Some dinosaurs did their hunting at night, new research suggests.
Studies of the eyes of existing birds and reptiles with different daily activity patterns were compared with similar parts in dinosaur fossils.
The results suggests that small, meat-eating dinosaurs were nocturnal; large, plant-eating dinosaurs tended to forage both during the day and at night.
The Science study also challenges the notion that mammals' nocturnal nature evolved to avoid day-active dinosaurs.
Lars Schmitz and Ryosuke Motani of the University of California Davis have been looking at the eye parts of dinosaurs, and their modern-day descendants the lizards and birds, for a number of years.
They have been trying to determine just how big and how light-sensitive dinosaurs' eyes would have been.
That in turn would be an indication of whether they were active at night; until now the assumption has been that dinosaurs were diurnal, or primarily active in the daytime only.
However, fossils give no indication of how large dinosaurs' pupils would have been - an indication of how much light they could gather up, and thus of whether they were nocturnal "night stalkers".
A prior study in the Journal of Morphology by the pair that showed that the size of the "scleral ring" - a ring of bone that covers the iris and pupil in many animals - is a good indicator of the size of the pupil.
"We measured living lizards and birds to test if you can use these bone parts to distinguish the nocturnals from diurnals," Dr Schmitz explained to BBC News.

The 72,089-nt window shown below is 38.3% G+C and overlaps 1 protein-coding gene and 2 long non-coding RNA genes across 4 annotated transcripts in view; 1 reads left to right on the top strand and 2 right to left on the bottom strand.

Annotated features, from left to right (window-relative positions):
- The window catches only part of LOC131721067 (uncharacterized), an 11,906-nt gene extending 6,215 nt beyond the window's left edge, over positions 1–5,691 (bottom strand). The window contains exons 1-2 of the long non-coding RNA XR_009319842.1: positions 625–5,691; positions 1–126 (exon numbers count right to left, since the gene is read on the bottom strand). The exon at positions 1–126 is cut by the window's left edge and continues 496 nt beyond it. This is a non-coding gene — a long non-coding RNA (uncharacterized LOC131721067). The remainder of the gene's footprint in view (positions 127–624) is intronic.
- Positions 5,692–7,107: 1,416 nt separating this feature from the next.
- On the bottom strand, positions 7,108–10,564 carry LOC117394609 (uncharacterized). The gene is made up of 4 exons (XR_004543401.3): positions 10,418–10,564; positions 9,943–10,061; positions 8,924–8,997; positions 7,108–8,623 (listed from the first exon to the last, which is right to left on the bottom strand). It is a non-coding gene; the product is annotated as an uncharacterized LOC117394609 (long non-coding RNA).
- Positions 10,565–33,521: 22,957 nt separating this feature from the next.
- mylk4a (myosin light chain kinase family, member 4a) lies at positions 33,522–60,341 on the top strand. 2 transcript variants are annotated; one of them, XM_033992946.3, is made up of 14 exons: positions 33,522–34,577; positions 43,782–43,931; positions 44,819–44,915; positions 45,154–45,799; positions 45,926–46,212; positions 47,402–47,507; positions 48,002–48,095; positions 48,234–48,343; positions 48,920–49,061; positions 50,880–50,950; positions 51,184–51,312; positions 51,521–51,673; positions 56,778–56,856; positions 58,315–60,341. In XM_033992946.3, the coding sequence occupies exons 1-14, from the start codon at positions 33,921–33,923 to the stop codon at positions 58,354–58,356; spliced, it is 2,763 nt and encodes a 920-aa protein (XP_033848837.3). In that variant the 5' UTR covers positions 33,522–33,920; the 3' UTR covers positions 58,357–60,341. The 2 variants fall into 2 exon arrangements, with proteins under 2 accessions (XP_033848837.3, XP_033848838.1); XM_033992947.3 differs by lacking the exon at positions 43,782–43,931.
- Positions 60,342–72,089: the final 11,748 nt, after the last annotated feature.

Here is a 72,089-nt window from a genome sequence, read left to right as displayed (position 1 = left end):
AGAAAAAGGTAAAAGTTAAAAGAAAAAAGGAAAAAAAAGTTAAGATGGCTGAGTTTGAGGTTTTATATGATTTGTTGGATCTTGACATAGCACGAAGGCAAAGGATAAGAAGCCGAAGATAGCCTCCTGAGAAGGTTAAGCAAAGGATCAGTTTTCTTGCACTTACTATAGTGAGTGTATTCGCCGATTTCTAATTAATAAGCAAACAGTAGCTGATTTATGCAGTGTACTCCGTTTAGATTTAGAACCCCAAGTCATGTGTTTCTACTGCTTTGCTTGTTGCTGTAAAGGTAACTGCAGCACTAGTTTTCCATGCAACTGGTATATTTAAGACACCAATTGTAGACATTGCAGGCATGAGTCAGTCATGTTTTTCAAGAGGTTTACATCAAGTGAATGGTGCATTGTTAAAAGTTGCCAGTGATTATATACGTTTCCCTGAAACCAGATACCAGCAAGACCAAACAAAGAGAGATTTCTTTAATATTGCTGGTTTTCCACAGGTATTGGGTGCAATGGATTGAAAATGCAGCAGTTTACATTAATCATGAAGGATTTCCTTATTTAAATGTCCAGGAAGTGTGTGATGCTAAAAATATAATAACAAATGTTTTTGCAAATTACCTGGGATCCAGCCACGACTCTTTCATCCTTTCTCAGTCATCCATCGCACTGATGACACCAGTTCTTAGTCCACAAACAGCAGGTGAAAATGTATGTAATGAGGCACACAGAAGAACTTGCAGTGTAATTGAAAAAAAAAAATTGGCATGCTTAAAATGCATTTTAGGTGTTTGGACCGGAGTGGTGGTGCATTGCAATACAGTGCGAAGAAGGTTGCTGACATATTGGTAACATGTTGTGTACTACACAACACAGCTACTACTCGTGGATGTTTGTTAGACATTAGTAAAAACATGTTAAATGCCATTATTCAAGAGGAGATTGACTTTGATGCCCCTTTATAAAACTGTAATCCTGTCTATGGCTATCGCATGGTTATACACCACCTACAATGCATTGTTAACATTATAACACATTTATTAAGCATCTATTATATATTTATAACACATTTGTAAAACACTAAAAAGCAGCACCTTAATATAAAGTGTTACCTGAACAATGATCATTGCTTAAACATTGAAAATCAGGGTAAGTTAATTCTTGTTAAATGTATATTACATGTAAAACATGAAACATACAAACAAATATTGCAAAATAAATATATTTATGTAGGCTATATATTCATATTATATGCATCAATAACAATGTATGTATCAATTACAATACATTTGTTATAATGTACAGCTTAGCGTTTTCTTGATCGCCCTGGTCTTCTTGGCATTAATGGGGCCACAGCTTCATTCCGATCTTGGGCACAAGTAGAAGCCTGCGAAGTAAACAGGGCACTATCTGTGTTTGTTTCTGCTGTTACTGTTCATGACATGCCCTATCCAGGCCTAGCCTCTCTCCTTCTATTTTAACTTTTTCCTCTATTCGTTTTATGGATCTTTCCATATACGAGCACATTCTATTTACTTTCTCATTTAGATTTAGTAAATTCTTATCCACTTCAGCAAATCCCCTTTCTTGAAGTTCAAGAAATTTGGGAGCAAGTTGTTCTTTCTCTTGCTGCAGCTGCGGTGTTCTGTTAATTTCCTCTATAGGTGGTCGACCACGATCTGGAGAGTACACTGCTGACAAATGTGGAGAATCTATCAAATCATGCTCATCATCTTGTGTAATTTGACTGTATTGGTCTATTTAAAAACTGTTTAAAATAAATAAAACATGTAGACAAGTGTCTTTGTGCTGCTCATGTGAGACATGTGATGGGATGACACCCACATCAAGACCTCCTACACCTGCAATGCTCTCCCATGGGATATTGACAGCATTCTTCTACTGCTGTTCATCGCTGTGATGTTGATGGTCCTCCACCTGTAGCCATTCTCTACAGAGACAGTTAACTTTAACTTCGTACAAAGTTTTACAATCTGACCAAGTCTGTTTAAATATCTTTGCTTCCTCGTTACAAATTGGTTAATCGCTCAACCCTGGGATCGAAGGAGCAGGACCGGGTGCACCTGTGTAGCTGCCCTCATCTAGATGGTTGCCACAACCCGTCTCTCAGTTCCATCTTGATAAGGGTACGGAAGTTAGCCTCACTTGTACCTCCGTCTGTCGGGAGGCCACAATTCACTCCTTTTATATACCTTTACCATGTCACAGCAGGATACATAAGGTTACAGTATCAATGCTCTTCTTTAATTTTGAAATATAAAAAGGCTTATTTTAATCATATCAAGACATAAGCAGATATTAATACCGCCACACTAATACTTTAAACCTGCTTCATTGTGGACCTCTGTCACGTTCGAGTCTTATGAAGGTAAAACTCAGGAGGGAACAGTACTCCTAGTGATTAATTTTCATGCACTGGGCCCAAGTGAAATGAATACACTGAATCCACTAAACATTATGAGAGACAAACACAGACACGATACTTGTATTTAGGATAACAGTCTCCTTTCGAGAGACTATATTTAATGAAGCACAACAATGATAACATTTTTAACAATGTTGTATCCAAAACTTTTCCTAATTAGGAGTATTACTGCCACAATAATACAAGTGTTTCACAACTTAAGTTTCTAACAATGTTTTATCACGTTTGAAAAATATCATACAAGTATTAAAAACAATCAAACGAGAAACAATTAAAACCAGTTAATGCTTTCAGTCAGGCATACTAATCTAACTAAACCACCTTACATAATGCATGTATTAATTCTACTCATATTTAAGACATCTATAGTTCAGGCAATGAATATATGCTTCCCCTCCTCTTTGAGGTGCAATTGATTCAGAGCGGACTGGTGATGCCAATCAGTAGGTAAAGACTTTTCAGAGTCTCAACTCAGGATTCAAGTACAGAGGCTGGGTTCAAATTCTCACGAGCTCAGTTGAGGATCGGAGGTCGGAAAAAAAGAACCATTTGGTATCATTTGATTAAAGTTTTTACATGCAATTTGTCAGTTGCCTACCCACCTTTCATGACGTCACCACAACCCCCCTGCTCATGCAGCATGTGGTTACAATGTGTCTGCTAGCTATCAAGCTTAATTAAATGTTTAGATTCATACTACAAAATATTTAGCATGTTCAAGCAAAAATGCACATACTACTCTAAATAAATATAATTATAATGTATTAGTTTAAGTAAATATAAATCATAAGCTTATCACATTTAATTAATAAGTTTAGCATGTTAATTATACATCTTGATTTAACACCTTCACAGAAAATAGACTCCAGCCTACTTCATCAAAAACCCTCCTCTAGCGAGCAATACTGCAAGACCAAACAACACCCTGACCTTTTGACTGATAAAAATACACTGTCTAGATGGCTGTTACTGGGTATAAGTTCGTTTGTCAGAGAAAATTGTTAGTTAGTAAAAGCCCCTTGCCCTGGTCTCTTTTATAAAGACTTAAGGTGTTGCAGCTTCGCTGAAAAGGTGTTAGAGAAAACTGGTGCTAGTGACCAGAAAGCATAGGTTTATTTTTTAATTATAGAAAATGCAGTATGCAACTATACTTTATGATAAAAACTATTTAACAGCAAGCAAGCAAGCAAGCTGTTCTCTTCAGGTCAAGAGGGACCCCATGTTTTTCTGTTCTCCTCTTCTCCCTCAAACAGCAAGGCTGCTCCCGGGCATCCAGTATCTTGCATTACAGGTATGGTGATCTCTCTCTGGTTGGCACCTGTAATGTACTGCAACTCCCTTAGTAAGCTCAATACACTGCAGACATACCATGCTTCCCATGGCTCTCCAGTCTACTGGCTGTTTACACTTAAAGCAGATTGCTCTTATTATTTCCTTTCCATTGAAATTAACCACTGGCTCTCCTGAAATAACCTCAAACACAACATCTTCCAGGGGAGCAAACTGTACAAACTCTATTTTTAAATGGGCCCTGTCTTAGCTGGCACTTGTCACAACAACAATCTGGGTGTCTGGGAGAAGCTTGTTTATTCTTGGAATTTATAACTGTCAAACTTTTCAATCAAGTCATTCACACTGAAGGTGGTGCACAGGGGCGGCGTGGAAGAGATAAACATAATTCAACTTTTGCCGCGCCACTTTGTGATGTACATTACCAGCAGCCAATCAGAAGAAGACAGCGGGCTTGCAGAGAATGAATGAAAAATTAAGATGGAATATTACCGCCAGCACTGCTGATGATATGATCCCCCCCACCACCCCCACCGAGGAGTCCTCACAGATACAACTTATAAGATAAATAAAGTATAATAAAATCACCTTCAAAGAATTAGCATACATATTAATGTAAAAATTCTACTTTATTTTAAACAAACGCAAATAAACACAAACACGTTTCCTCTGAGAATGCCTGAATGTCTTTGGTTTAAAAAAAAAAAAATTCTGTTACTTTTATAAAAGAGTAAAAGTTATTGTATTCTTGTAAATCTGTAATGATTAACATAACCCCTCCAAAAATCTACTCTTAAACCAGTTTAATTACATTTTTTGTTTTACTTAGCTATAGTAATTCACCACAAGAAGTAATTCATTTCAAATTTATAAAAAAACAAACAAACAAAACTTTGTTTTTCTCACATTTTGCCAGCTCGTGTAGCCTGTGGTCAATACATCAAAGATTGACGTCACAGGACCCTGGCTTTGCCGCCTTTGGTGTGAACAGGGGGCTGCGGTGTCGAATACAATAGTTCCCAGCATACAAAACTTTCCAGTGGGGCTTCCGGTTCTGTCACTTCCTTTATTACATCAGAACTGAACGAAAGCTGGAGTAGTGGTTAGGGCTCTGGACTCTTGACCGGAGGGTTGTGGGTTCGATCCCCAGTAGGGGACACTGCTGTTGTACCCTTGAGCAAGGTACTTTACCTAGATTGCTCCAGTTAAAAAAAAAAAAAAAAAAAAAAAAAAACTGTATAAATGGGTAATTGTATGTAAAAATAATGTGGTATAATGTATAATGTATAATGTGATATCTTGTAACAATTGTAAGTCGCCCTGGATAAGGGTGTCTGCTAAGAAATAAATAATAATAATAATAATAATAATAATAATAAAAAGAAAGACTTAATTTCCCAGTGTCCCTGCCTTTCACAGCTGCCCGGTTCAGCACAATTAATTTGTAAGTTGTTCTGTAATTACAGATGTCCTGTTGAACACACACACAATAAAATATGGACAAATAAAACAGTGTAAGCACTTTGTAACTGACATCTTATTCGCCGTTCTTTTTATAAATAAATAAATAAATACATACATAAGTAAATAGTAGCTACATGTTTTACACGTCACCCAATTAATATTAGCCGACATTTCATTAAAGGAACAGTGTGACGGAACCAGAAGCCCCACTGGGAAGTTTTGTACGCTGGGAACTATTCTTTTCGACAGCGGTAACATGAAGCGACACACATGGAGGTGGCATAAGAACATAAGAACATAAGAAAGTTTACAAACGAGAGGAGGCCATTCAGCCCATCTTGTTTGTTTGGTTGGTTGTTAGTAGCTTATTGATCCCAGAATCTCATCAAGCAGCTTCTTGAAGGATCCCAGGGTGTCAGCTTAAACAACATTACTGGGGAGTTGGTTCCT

"We picked species for which we know their activity patterns - we know if they are nocturnal, diurnal or both - and then we found we could tell them apart [on the basis of their ocular bone sizes].
"Once we had that established we applied what we learned from the living species to the dinosaurs."
The pair measured the eye socket size and scleral ring size of 33 dinosaur fossils, finding that dinosaurs seemed to be busy at a variety of times of day and night.
"Contrary to what was believed - that most dinosaurs were diurnal - we saw pretty much everything: we had diurnal, nocturnal and species active both day and night, that was the first surprise," Dr Schmitz said.
"The activity patterns depend essentially on what they do for a living - what the ecology is. Small carnivores like velociraptor tended to be nocturnal or active day and night; we didn't have a diurnal carnivore in our analysis.
"Large herbivores, they were almost exclusively day- and night-active."
Dr Schmitz said this was probably because larger animals needed to forage longer to support their large sizes.
The find also casts doubt on the idea that mammals - who in modern times are predominantly nocturnal - evolved their activity patterns to avoid being targeted by day-active dinosaurs.
"We now know that dinosaurs were active at night as well, so the whole story is much more complicated," Dr Schmitz said.
"We don't even know if early mammals were truly nocturnal; we have do a lot more research to understand how nocturnality in mammals evolved."